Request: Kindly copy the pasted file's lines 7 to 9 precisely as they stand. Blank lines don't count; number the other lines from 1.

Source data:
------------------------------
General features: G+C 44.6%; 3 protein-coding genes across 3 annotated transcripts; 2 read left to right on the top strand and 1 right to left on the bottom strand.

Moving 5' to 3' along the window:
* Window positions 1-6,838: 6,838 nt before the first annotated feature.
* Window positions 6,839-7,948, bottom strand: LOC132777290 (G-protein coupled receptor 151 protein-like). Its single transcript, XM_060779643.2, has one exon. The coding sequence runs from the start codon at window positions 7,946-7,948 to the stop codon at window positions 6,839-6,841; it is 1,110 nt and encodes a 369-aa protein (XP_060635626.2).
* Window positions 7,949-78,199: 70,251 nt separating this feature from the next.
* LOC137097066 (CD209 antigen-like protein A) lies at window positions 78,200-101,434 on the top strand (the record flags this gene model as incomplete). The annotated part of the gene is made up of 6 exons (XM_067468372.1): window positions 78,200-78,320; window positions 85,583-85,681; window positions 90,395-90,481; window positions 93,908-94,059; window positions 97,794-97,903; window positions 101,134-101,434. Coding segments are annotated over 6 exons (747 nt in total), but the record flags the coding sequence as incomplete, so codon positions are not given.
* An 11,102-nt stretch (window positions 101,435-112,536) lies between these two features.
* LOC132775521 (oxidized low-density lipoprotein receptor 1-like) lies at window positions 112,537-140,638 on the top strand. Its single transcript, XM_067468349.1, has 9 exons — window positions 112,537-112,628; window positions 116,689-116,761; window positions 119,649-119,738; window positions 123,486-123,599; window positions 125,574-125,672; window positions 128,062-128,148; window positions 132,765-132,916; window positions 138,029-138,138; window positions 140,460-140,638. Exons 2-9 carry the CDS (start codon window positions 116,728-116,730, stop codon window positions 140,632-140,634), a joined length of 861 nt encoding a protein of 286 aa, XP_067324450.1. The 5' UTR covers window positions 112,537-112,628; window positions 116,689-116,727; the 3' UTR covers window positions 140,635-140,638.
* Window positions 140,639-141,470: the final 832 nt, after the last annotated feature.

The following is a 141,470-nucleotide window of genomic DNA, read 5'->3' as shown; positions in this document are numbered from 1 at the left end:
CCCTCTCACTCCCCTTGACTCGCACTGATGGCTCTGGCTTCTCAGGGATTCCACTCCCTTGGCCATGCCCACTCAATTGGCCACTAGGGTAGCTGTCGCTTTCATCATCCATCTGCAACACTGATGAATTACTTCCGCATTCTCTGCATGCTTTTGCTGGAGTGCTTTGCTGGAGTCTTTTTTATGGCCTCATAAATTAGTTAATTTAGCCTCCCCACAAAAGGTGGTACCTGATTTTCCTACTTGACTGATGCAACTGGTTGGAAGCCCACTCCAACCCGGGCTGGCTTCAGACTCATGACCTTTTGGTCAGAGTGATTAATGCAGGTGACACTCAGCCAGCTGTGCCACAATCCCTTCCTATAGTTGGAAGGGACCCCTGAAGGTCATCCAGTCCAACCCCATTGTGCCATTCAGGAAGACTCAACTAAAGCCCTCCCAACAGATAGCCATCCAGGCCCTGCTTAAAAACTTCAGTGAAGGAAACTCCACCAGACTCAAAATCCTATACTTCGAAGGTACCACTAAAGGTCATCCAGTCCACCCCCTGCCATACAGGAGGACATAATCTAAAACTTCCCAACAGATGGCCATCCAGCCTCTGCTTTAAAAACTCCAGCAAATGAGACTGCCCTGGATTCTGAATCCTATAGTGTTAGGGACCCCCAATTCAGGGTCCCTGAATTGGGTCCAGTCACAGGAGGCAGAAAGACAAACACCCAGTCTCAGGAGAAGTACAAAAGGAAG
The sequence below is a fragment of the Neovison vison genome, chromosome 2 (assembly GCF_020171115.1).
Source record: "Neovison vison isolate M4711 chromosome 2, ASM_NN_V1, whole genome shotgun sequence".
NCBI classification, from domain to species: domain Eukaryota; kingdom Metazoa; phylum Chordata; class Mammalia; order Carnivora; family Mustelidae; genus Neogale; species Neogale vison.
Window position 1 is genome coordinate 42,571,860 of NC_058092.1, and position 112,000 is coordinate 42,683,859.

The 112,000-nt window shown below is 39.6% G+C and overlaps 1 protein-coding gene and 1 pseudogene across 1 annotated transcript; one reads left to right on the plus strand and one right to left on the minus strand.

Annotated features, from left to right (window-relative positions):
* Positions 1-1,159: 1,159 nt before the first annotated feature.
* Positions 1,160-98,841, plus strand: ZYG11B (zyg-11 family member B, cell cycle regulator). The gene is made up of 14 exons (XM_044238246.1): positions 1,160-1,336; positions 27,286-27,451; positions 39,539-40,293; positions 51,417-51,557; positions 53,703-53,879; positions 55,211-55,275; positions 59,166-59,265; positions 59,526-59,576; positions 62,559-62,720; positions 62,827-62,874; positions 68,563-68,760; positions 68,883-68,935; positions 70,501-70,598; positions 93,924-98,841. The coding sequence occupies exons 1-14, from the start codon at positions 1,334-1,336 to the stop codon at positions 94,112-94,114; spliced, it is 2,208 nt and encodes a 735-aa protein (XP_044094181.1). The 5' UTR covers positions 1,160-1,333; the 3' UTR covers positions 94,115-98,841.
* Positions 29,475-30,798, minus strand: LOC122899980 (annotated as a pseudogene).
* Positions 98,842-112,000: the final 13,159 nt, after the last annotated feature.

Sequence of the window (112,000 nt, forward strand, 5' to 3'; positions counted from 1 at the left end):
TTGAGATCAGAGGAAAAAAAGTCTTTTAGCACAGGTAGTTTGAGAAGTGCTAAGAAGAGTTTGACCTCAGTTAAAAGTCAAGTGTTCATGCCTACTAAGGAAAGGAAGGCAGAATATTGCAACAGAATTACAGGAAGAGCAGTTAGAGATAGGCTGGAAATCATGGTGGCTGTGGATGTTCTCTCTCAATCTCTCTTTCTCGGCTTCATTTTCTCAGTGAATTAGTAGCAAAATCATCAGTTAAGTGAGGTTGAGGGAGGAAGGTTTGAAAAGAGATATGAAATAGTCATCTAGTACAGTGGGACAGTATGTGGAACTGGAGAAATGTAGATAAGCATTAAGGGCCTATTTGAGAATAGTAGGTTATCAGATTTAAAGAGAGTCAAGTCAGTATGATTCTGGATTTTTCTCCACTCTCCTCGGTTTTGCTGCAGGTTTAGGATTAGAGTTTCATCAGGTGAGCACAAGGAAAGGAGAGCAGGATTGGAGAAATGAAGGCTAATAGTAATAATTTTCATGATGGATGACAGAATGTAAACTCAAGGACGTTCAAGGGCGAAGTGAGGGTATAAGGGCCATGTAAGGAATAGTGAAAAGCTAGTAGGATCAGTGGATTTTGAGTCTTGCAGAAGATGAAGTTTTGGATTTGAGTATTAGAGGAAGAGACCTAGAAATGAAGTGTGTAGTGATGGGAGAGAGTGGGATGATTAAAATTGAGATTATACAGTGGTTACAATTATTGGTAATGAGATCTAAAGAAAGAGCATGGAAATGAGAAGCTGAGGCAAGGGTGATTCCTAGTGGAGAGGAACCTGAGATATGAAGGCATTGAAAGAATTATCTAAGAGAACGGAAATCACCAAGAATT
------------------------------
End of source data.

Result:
* An 11,102-nt stretch (window positions 101,435-112,536) lies between these two features.
* LOC132775521 (oxidized low-density lipoprotein receptor 1-like) lies at window positions 112,537-140,638 on the top strand. Its single transcript, XM_067468349.1, has 9 exons — window positions 112,537-112,628; window positions 116,689-116,761; window positions 119,649-119,738; window positions 123,486-123,599; window positions 125,574-125,672; window positions 128,062-128,148; window positions 132,765-132,916; window positions 138,029-138,138; window positions 140,460-140,638. Exons 2-9 carry the CDS (start codon window positions 116,728-116,730, stop codon window positions 140,632-140,634), a joined length of 861 nt encoding a protein of 286 aa, XP_067324450.1. The 5' UTR covers window positions 112,537-112,628; window positions 116,689-116,727; the 3' UTR covers window positions 140,635-140,638.
* Window positions 140,639-141,470: the final 832 nt, after the last annotated feature.